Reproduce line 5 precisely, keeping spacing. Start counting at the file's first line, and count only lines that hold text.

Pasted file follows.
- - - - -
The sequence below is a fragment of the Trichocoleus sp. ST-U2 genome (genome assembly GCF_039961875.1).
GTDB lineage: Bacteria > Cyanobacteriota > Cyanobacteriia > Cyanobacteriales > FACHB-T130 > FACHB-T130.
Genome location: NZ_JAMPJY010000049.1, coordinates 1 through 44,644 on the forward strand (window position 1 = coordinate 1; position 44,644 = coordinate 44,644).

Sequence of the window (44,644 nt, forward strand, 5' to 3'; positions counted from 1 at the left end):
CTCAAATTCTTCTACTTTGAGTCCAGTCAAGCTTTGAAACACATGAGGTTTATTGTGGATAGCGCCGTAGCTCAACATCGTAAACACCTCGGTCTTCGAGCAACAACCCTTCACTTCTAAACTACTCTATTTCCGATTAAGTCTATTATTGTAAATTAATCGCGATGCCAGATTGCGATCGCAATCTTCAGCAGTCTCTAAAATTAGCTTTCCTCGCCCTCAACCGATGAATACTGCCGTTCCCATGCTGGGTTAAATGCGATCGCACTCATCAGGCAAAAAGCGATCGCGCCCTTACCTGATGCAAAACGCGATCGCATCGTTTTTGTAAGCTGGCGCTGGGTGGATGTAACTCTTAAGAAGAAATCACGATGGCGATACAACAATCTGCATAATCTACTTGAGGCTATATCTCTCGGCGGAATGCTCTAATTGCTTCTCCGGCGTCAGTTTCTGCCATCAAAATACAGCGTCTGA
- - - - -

CTCAAATTCTTCTACTTTGAGTCCAGTCAAGCTTTGAAACACATGAGGTTTATTGTGGATAGCGCCGTAGCTCAACATCGTAAACACCTCGGTCTTCGAGCAACAACCCTTCACTTCTAAACTACTCTATTTCCGATTAAGTCTATTATTGTAAATTAATCGCGATGCCAGATTGCGATCGCAATCTTCAGCAGTCTCTAAAATTAGCTTTCCTCGCCCTCAACCGATGAATACTGCCGTTCCCATGCTGGGTTAAATGCGATCGCACTCATCAGGCAAAAAGCGATCGCGCCCTTACCTGATGCAAAACGCGATCGCATCGTTTTTGTAAGCTGGCGCTGGGTGGATGTAACTCTTAAGAAGAAATCACGATGGCGATACAACAATCTGCATAATCTACTTGAGGCTATATCTCTCGGCGGAATGCTCTAATTGCTTCTCCGGCGTCAGTTTCTGCCATCAAAATACAGCGTCTGA